How to improve Public speaking confidence

how public speaking is different from everyday conversation and how to improve your public speaking and presentation skills | download free pdf
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Published Date:08-07-2017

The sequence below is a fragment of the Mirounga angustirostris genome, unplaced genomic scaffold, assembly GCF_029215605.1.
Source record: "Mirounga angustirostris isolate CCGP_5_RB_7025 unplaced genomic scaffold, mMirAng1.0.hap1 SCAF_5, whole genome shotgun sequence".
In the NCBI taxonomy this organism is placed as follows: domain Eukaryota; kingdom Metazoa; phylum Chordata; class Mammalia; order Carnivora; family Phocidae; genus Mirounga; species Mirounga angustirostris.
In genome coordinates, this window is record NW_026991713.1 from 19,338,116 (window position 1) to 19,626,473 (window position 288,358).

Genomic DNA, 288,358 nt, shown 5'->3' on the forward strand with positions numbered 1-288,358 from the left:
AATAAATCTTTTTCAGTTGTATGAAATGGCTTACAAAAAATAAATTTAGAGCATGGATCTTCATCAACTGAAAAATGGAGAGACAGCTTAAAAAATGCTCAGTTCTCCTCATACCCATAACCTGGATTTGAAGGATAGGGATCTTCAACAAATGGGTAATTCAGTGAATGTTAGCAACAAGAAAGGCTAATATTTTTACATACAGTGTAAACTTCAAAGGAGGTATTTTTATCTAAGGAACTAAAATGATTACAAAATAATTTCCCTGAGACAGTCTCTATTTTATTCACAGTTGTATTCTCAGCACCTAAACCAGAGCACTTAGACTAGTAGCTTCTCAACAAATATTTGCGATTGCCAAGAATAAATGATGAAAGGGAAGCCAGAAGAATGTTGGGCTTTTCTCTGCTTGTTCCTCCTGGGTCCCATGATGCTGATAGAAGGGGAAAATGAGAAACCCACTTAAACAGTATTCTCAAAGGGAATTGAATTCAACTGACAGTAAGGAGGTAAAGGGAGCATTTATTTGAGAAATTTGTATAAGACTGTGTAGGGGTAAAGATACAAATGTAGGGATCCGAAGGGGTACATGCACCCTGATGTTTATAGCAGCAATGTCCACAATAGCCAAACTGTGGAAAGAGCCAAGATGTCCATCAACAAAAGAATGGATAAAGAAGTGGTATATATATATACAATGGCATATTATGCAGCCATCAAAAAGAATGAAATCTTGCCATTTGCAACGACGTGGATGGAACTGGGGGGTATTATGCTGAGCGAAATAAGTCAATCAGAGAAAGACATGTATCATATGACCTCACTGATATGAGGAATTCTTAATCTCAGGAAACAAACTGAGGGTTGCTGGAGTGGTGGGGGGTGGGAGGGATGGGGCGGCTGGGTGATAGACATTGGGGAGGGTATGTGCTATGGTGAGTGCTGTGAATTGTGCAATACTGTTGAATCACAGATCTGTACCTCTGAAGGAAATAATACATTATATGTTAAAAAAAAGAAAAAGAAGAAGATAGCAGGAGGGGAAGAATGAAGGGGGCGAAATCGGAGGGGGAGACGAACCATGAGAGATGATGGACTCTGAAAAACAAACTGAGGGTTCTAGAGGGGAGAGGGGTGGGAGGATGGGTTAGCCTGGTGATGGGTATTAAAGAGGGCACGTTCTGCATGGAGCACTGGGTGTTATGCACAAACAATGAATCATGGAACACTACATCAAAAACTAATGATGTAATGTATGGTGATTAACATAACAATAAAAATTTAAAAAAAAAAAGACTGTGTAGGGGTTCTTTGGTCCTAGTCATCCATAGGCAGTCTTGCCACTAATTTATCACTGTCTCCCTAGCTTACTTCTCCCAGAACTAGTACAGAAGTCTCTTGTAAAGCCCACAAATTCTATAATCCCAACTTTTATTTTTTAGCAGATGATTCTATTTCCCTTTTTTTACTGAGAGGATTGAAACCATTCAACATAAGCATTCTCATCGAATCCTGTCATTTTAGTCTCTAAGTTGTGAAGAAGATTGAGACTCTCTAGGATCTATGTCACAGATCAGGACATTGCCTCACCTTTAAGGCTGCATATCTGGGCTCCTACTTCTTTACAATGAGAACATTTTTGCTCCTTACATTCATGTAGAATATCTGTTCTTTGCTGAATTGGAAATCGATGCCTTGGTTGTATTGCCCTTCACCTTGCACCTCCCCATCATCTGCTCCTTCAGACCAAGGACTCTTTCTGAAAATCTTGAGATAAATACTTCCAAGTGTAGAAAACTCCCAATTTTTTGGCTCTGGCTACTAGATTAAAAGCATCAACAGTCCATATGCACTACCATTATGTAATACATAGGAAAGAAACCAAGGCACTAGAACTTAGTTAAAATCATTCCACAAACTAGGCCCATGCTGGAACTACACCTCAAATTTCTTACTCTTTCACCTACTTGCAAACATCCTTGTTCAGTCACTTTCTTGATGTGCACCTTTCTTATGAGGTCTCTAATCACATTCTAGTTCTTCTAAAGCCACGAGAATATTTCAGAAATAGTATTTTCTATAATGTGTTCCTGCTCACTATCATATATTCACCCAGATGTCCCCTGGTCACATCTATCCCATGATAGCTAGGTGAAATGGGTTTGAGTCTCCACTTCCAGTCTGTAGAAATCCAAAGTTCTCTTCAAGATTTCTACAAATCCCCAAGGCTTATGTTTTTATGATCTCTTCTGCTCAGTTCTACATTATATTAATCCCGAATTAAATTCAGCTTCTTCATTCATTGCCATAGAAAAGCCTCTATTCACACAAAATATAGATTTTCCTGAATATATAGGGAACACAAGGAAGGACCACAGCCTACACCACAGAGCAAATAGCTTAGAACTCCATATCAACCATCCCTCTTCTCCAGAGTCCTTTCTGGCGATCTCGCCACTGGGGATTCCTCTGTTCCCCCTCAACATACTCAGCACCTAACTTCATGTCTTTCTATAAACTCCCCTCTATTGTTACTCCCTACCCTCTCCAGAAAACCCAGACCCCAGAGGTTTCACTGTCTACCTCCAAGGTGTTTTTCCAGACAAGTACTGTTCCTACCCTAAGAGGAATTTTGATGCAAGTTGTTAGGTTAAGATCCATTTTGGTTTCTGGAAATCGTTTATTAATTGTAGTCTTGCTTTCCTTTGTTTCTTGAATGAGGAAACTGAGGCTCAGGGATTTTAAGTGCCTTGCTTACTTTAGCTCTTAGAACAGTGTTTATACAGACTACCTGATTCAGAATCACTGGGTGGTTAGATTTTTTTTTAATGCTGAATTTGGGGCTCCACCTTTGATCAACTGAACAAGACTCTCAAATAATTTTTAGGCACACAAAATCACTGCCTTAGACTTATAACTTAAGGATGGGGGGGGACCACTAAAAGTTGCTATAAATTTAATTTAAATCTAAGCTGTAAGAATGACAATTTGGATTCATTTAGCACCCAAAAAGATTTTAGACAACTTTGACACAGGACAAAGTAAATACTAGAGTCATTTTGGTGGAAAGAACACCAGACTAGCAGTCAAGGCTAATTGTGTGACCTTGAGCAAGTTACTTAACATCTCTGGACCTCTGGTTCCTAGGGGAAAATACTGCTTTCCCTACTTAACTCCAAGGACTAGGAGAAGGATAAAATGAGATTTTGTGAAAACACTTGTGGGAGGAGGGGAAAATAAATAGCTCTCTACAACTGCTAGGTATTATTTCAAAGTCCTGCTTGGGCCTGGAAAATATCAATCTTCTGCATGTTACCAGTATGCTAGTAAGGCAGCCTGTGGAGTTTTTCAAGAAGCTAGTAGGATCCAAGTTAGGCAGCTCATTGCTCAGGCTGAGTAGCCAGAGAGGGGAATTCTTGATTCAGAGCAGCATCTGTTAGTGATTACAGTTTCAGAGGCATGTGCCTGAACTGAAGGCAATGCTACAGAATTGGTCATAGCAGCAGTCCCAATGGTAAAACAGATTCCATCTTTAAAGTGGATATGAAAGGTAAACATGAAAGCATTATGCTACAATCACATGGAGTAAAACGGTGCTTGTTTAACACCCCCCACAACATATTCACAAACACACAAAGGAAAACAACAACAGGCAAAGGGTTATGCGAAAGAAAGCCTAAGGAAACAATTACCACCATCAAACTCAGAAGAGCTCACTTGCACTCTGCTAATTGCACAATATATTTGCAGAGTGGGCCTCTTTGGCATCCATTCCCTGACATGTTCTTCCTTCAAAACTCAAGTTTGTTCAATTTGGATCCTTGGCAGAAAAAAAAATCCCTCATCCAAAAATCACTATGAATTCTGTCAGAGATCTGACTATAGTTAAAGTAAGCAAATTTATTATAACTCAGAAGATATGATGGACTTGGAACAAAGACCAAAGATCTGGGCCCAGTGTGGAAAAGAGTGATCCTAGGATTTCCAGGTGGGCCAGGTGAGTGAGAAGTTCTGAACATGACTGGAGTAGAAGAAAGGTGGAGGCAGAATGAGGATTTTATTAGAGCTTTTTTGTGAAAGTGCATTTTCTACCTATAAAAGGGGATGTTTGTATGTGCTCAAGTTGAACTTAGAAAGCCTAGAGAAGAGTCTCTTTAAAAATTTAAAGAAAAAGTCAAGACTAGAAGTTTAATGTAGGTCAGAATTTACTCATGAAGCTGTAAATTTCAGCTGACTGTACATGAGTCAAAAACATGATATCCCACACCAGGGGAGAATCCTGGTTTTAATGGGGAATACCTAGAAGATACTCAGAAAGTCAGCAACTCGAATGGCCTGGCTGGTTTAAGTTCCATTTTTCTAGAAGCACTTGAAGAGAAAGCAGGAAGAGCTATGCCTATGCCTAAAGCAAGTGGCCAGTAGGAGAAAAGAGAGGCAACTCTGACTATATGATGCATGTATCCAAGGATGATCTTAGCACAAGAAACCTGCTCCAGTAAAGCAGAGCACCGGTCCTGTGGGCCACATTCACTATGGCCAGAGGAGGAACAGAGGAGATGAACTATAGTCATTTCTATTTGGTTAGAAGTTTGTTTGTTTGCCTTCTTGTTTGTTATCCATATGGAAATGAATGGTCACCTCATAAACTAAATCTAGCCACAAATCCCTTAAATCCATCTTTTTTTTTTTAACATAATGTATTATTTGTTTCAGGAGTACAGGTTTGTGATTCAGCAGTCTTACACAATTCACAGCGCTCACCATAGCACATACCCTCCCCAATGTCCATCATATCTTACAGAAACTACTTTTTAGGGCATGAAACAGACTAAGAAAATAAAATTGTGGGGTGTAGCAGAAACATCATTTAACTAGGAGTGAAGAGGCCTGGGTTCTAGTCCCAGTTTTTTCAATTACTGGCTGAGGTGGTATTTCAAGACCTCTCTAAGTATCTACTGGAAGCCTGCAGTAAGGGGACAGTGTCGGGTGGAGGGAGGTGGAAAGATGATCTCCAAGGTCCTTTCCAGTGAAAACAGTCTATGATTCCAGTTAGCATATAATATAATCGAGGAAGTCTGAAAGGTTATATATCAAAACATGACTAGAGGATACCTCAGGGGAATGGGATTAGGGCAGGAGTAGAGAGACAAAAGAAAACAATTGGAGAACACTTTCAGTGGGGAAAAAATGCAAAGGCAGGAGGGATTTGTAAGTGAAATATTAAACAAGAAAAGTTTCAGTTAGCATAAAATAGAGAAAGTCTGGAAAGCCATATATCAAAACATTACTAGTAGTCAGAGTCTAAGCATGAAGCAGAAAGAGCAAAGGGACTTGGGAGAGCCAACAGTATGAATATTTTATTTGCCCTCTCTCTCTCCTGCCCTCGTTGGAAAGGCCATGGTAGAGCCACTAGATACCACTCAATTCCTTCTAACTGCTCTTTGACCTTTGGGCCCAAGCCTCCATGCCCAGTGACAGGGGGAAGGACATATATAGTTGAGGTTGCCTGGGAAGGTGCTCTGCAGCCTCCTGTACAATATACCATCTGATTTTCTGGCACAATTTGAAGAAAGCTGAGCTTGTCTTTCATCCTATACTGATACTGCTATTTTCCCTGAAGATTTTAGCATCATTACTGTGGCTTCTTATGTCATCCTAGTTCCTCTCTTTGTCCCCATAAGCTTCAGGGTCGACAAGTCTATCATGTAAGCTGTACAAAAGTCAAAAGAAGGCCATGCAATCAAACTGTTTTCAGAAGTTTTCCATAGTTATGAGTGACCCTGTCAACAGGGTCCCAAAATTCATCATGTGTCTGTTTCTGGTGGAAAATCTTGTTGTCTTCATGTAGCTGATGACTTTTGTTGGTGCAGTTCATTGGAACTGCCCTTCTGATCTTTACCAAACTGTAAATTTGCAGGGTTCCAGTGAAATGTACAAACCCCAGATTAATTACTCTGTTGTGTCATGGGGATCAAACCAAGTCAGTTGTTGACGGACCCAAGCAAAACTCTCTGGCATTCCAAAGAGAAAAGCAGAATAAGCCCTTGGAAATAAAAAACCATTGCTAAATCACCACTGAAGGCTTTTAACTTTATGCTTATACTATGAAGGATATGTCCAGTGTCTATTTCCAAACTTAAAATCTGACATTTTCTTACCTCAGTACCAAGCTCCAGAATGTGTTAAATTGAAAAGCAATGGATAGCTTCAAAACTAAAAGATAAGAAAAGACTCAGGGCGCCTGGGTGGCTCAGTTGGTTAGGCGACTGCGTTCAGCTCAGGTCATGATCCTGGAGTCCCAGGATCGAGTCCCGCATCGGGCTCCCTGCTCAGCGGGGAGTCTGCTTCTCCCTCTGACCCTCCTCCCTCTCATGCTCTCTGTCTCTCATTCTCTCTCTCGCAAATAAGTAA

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A Cornell Cooperative Extension Publicat ion rlene C Illustrations by Carlton PUBLIC SPEAKING MADE EASY Being able to speak well in public is a skill that can help you teach, persuade, or entertain others. Good speakers, such as Abraham Lincoln, John F. Kennedy, and Martin Luther King, Jr. had the ability to accomplish great thhgs because they knew how to deliver their message in a way that made people want to Listen. You ca,n become a good speaker, too With the help of your leader, teacher, and parents you can learn to give a public presentation. About the Author Darlene Ortiz was a Cornell Cooperative Extension intern when she developed this guidebook. Miss Ortiz, a graduate of Cornell University, developed public presentation materials and programs to enhance cultural awareness during her intermship. This publication was developed to support 4-H programs in New York State. 2 PUBLIC SPEAKING MADE EASY What are public presentations? Public presentations teach, entertain, or persuade people to take action on a p&icul.az topic. There are several different types of public presentations. You will probably do either a demonstration, an illustrated talk, or a team presentation. A demonstration is a way to teach others how to do or make something. In a demonstration, the presenter shows and explains each step of an activity. A finished example of what has been demonstrated is usually displayed at the end of a demonstration. An illustrated talk is a useful way to explain a topic if animals or equip- ment necessary for the presentation are too large or too hard to handle in front of an audience. The presenter depends on models, posters, or charts to explain his or her topic in an illustrated W. A finished example is not required. A team presentation is given by two or more presenters who teach others how to do somethmg. All presenters should participate equally in preparing and presenting the information, includmg the question and answer period. How do I know The type of public presentation you decide to do will depend on what you talk about. There are no rules that state what style presentation should be used for particular topics, but here are some guidelines to think about: Do a demonstration if you are a first-year presenter or your presentation topic allows you to show a finished product. Do an illustrated talk if your project is too large or too small to display during a presentation or if you cannot complete a finished example in 10 to 15 minutes. Do a team presentation if the topic is too large for one person to cover well alone or if one of the goals of the presentation is to provide the audience with several opinions on a topic. How do I get started? First you have to decide what you want to talk about. That may seem pretty simple, but there are many thvlgs to consider. How do I choose a topic? Pick a topic that shows your interests in your club, the community, or school projects. Make a list of interesting things you have done, such as a. Unusual experience-when you organized a "Teens against Drugs" conference, established neghborhood watch, or your job in the veterinary clinic, for example. b. Hobbies, talents, and skillswoodcarving, fishing, hydroponics, or needlepoint, for example. c. Subjects that are important to you-recyclmg, cleaning up your neghborhood, or animal cam, for example. What should I do after I pick out my topic? 1. Decide what you want to say about your topic. 2. Decide what information about your topic your audience would find most interesting. 3. Write down the most interesting and important points on note cards. Try writmg down om the most important steps of your presentation, or Try writing down the first sentence of eaich paragraph in your presentation. Do not clutter your note cards with a lot of information. 4. Number your cards and place them in order before your presentation. 8. Write on only one side of your note cards. 6. Nmw your topic so that you can talk about it in 1 &15 minutes. 7. Get a copy of your county's public presentation guidelines. This information will explain what the judges will be 1ookm.g for. 4 PUBLIC SPEAKINO MADE EASY If you were doing an illustrated talk on how to plant an evergreen tree, for example, your note cards might look like these: NOTECARD 1 I Dig a hole 18-24 inches deep NOTECARD 2 Width of bottom=width of top Following these rules results in: Evergreens: good root system hole= 18 " wider than root ball better growth greater chance for survival I Where can I find information on my topic? Your leaders, teachers, and other club or classroom members may know information about your topic that could help you get sta;rted. They may know someone who has given a presentation on the same or simila.r topic. School and public libraries are good sources of information. Try talking with a librarian about your topic. Your librarian can help you locate reference books, newspapers, and other sources that might be useful for your presentation. Authorities on the subject are people who know a lot about a particular topic. They can provide you with exciting, up-to-date information. Using an authority's exad words ( a quote) or mentioning something interesting he or she told you will make your presentation more interesting. How should I arrange my information? Public presentations are made up of three parts: the introduction, the body of the presentation, and the conclusion. Now it is time to put all the information you have gathered from your leader or teacher, the library, and an authority into one of these categories. Note: You may not need to use all the information you have gathered. 1 Introduction 1 The introduction is the part of your presentation where you have to grab your audience's attention. This is where you have to say something that will make your audience want to listen. An introduction should: 1. Get the audience interested in your topic. 8. Tell the audience what they will learn if they listen to you. 6 PUBLIC SPEAKING MADE EASY HELPFUL HlNTS FOR YOUR INTRODUCTION There are several ways to get an audience interested in your topic. Some examples are shown below. Choose the method that you think will work best with the topic you are presenting. Start your presentation with a story or joke, but make sure your story or joke is about your topic. Tell the audience about something that has happened in your life that made you interested in your topic. Tell the audience some history about your topic. Use an interesting quote you gathered from an authority or library resource. EXAMPLE OF AN lNTRODUCTlON Did you know that plants can grow without soil? The Egyptians in ancient Babylon were one of the first people to discover that plants can be grown in water that has been enriched with plant food. This process of water agriculture is called hydro- ponics. Today I would like to show you how you can make your own soilless garden. The Body of a Presentation The body of a presentation is the part where you will show your audience how to do something or how something works. The body of your presentation should: 1. Explain how to do something if you rn domg a demonstration or explain how somethmg works if you are doing an illustrated talk. 8. hclude "how-ton steps the audience can follow. 3. Include interesting examples. HELPFUL HINTS FOR THE BODY OF YOUR PRESENTATION Write down on note cards the important facts or steps you want to talk about. Arrange the note cards in the order you want to present them. Decide how the notes you gathered from your leader and the Library can be used to help explain your topic or make it more interesting. Write down what you will say as you do each step of your presentation. Note: Note cards are to help you plan and practice your presentation. Use them in your actual presentation only if absolutely necesq. EXAMPLE OF A BODY OF A PRESENTATION The equipment necessary for a hydroponics project is plastic piping, a growing medium, seeds, nutrients, and running water. The first step toward making a successful hydroponics appara- tus is cutting your plastic 3-inches wide. This is important because your plant needs enough room to grow. The Conclusion The conclusion is the last part of your presentation. It is very important because it is your last chance to leave your audience with the feelug they have learned sometdug. DuIlng your conclusion: 1. Repeat anything you want your audience to remember. I 8. Answer any questions the audience may have. 3. Pass out information or a sample of your project. 4. Give the names of resources you used in your presentation. Some examples of resources are encyclopedias, magazines, and newspapers. 8 PUBLIC SPEAKING MADE EASY HELPFUL HINTS FOR YOUR CONCLUSION Restate the main point or lesson of your presentation. Explain the benefits of learning about your project. Show the audience your finished product. Do not tell your audience you are about to finish. For example, do not say ". . . and nowto finishup I'mgoingto. . . ." EXAMPLE OF A CONCLUSION Hydroponics is an excellent way to raise plants if you do not have much gardening space, do not like to weed, plow, and dig, and if you enjoy raising plants all year long. Remember, with hydroponics anyone can have a beautiful garden. The information I shared with you today is from the University of Illinois's pamphlet "Hydro- ponics as a Hobby4rowm.g Plants without Soil," and "Hydroponics, The Art of Soilless Growing," distributed by U.S. Agm Systems, Inc. What kind of equipment should I use? The type of equipment you use depends on the type of presentation you are givmg. Some things to keep in mind: 1. Use equipment suitable for the job. 8. Choose suitable size containers. 3. Clear glass bowls are best for food demonstrations because it is easier to see the mgredients. 4. Have paper towels and a damp wash cloth handy in case of accidents or spills. 8. Tape a plastic bag to your work table to serve as a waste container. 6. Remove dirty dishes and equipment before displaying finished product. '7. Use equipment that is both useful and attractive to best show off what you want to display. 8. If you have equipment that may not be familiar to everyone, briefly describe it. How should I set up my work area? b No matter what kind of presentation you are doing it is important that you I arrange your area so your audience can see what you are doing at all times. i A neat, clean work space will help you find your materials easier and reduce I accidents. Setting up your materials in the order you will need them will help you to remember what comes next in your presentation. When should I use a poster or chart? Knowing when to use a poster or chart can be triclqy. The main purpose of a poster or chart is to make it easier for your audience to understand your topic. A chart is used when a picture, such as a graph, best explains your topic. A poster is most useful when you want your audience to remember important facts or steps. Posters and charts should not be used to show the obvious. i HELPFUL HlNTS FOR MAKING A GOOD POSTER r 1. Use dark letters on white or light-colored paper. 2. Make sure everythug is large enough to see from the back row of a room. 3. Make your poster in pencil first then trace over the letters with a dark mmker. 4. Use a ruler to keep your letters straight. 5. Make your poster neat and easy to read. 6. Do not put too much information on one poster or chart. 10 PUBLIC SPEAKING MADE EASY What about my appearance? Your appearance affects your audience's first impression. Make sure your first impression is a good one by keeping the following tips in mind: 1 Wear casual, neat clothes. 2. Wear clothes that a;re appropriate for the task. For example, don't wear a ball gown if you are demonstrating how to make spaghetti sauce. 3. Don't wear too much jewelry or makeup. 4. If your project is messy wear something to protect your clothes. 8. Cleanliness is important. Make sure your clothes, hands, and nails are clean. 6. Stand straight. It gives people the impression you know your information. How can I control my nervousness? It may surprise you, but being nervous can help your presentation. You need to be a little nervous to be a good speaker. Good speakers control their nervous enera and use it to make their presentation sound more excitmg. Here are some tips to keep your nerves under control. 1. Practice. It's your best weapon against being nervous. Try practicing aloud in front of a mirror so that you can see what your audience will be seeing. 2. Remember a good feeling before you speak. For example, think about when you first got your dog or when you succeeded in doing something you had worked hard on. ' 3. Avoid standing with your fists clenched or your knees locked because this will make you more tense. 4. Make sure your equipment is working and in a convenient spot before you start to speak. For example, if you need to use the blender at the beginning of your demonstration, make sure it is in a spot you can reach quickly and easily. HINTS TO HELP YOU CONTROL NERVOUSNESS 1 1 Even the best speakers get nervous. You will probably be most nervous just before your speech and during the introduction. If you remember that these will be the two most difficult times then you can relax once you begm your presentation. Remember that the audience is on your side. No one wants to see you do poorly, so remain calm and confident. What makes i a good presenter? I I 1. Practice. 2. Know your information well. 3. Show enthusiasm. 4. Use your voice to get your audience interested in your topic. 8. Do not look at your notes often. Before the Presentation 1. Practice as much as possible to work out the rough spots. 2. Be able to say all the main points without reading from your notes. 3. Know what the judges will be looking for. Get a copy of an evaluation form from your leader or teacher. 4. Make a list of all the equipment you will need and check it before you begm. During the Presentation 1. Speak in a loud, clear voice. I 2. Use correct grammas. 3. Look at your audience while you speak. 4. Use natural hand and face expressions. 8. Do not let your movements become distracthg. 6. Do not read your presentation to the audience. 12 PUBLIC SPEAKING MADE EASY A good speaker picks the right topic, prepares 1 properly, and practices. Following these guide lines and those of your teachers or leaders will help you to learn a skill you will use the rest of your life.